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Historic Axford home among nine Beautification Awards winners

Here are the before and after photos of the historic Axford home (73 Hovey St.), now owned by Scott and Kelly Sutphin. The couple did quite a remarkable job fixing it up and have earned a Beautification Award for their efforts. Photo below by CJC. (click for larger version)
August 03, 2011 - One of Oxford Village's most well-known historic homes now has the distinction of also being one of the community's most beautiful residences.

Owned by Scott and Kelly Sutphin, the Axford home, located at 73 Hovey Street, was one of nine residential, commercial and municipal properties within the village selected to receive a Beautification Award from the Oxford Beautification Commission (see photos on pages 8 and 11).

"We already love our house," said Kelly, who's a 1988 graduate of Oxford High School. "The award just makes it extra special."

The Sutphins have owned the home since August 1997, but didn't do most of the renovations until 2001.

"Scott's a project guy," Kelly said. "He loves doing stuff like this. He's one of those people who can see the final outcome."

(click for larger version)
When they purchased the home, it was in pretty bad shape both inside and out.

"It was called the haunted house at the end of the street," Kelly said.

"Looking back, I wish I would have bulldozed it," joked Scott, a 1977 OHS graduate.

The house was once home to Morgan and May Axford along with their children Hilton, Blythe and Daniel, for whom the elementary school was named following his death at the age of 19. "It's really neat to own a piece of history," Scott said.

The Sutphins don't know the exact year the home was built, but they believe it was sometime in the late 1800s or early 1900s.

"We know that in 1907 they started paying taxes on it," Kelly said. "Morgan and May moved in after they got married in 1902."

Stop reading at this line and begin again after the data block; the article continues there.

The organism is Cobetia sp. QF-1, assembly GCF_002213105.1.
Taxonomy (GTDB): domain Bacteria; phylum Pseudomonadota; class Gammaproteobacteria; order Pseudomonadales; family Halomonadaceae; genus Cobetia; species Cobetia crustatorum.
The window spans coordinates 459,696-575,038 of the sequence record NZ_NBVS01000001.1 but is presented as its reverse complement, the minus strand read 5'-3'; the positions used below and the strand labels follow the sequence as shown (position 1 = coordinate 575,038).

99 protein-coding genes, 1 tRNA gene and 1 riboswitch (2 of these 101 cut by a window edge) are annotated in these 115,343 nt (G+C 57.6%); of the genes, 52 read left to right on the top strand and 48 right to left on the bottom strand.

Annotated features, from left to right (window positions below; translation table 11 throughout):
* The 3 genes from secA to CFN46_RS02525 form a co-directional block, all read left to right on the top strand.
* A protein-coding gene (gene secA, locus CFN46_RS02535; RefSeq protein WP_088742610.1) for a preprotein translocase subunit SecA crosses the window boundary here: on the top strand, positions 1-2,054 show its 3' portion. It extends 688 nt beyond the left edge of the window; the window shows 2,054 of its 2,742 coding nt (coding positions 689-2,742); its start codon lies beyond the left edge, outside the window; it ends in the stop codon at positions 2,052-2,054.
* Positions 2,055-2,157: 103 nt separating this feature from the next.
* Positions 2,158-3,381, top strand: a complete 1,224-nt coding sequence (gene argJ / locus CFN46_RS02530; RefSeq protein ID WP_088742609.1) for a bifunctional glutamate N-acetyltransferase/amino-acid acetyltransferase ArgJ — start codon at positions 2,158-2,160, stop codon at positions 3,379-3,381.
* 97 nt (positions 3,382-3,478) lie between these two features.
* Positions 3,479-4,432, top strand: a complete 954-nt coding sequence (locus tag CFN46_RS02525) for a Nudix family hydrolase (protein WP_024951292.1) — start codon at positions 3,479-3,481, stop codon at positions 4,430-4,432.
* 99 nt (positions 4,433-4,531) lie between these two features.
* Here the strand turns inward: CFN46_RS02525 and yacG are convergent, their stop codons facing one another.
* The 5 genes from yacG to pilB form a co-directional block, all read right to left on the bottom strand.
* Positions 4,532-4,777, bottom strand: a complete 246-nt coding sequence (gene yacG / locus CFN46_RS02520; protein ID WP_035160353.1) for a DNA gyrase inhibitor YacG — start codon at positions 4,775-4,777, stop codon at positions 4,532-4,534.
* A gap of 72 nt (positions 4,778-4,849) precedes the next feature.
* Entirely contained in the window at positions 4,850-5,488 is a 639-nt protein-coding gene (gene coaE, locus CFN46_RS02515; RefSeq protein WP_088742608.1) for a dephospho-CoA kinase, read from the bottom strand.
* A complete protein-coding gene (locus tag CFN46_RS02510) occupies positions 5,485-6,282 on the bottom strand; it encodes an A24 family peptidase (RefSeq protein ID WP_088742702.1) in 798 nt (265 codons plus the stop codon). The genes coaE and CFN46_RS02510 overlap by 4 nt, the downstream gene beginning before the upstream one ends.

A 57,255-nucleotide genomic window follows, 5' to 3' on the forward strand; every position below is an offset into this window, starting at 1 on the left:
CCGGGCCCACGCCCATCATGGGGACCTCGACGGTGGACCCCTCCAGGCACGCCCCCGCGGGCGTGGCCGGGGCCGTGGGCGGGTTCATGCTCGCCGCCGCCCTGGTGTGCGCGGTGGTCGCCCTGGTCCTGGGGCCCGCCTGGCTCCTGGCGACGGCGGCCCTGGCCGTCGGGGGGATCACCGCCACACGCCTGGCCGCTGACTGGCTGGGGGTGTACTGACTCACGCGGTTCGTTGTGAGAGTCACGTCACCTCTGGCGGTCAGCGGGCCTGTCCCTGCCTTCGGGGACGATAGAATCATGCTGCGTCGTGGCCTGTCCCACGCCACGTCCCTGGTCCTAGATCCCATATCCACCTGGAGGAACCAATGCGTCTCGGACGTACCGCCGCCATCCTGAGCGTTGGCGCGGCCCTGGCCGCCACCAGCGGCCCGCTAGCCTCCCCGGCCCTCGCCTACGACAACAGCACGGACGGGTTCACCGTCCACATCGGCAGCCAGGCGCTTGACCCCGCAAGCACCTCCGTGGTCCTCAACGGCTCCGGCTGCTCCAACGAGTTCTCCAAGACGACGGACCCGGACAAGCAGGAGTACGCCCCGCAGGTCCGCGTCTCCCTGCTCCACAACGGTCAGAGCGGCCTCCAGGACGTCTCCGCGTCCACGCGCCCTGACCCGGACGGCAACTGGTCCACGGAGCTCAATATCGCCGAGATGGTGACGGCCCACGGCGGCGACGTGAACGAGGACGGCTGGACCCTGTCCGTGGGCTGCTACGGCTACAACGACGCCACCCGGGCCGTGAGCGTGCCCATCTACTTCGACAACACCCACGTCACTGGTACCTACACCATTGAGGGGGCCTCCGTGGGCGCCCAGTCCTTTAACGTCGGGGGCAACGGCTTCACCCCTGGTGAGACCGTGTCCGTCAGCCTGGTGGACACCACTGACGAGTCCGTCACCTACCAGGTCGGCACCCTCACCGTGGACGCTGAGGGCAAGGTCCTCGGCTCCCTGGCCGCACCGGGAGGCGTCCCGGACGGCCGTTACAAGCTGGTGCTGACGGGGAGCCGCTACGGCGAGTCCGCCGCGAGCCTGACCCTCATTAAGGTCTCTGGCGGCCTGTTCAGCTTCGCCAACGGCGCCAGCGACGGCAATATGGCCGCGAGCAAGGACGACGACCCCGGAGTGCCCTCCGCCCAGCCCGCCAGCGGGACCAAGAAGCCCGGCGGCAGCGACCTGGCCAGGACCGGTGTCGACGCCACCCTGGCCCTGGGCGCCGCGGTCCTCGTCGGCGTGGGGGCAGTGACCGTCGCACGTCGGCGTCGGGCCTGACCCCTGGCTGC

Originally located at the corner of Mechanic and Crawford streets, the house was moved to its present location when the Axfords donated the property for the school, which was built in 1926.

"That's why our address doesn't match the rest of the addresses because it was actually 73 Mechanic," Kelly noted.

As they restored the home, the Sutphins learned more and more about the Axfords.

"When we started working on the house, we had so many people just stop by and tell us stories about them," Kelly said. "They sounded like just the most wonderful people to know. During the Depression, Morgan would give bags of groceries to people who showed up at his backdoor."

Scott noted that longtime village resident Joe Bullen referred to the Axfords as "top-drawer people."

"They were supposed to be one of the nicest families around," Scott said.

Hilton Axford, a World War II pilot, lived in the house until his death in December 1996.

The property that now houses the First Baptist Church of Oxford used to consist of a landing strip and hangar for Hilton's plane.

"There's actually a story that once upon a time he clipped a car on Drahner Road as he was coming in for a landing and knocked one of his wheels off the plane," Scott noted.

Scott tried to buy the house for 10 years before his dream was finally realized.

"We liked the location. We love the Village of Oxford," he said. "We've both lived here all our lives and went to school here. We wanted to stay in Oxford."

Every year he called Blythe to check on the home's status. Hilton had been promised he could live there until he died.

So eager to own the home were the Sutphins that they ended up purchasing it without ever touring it. "I had never been inside the house before we bought it," Scott said.

"We bought this pretty much sight unseen," Kelly said.

Despite the large amount of work that needed to be done, the Sutphins loved much of what they found, from the 100-year-old hardwood floors to the original woodwork.

"I basically like everything old," Scott said.

They even kept and restored the home's original bathtub. "Hilton and Blythe remembered taking baths in that when they were kids," Scott noted.

Both Scott and Kelly agreed that all the time, effort and money they put into restoring the Axford home was ultimately worth it and this Beautification Award is the icing on the cake. The Sutphins, along with all the other Beautification Award winners, will be honored at a special ceremony in October.

CJ Carnacchio is editor for The Oxford Leader. He lives in the Village of Oxford with his wife Connie and daughter Larissa. When he's not busy working on the newspaper, he enjoys cigars/pipes, Martinis/Scotch, hunting and fishing.
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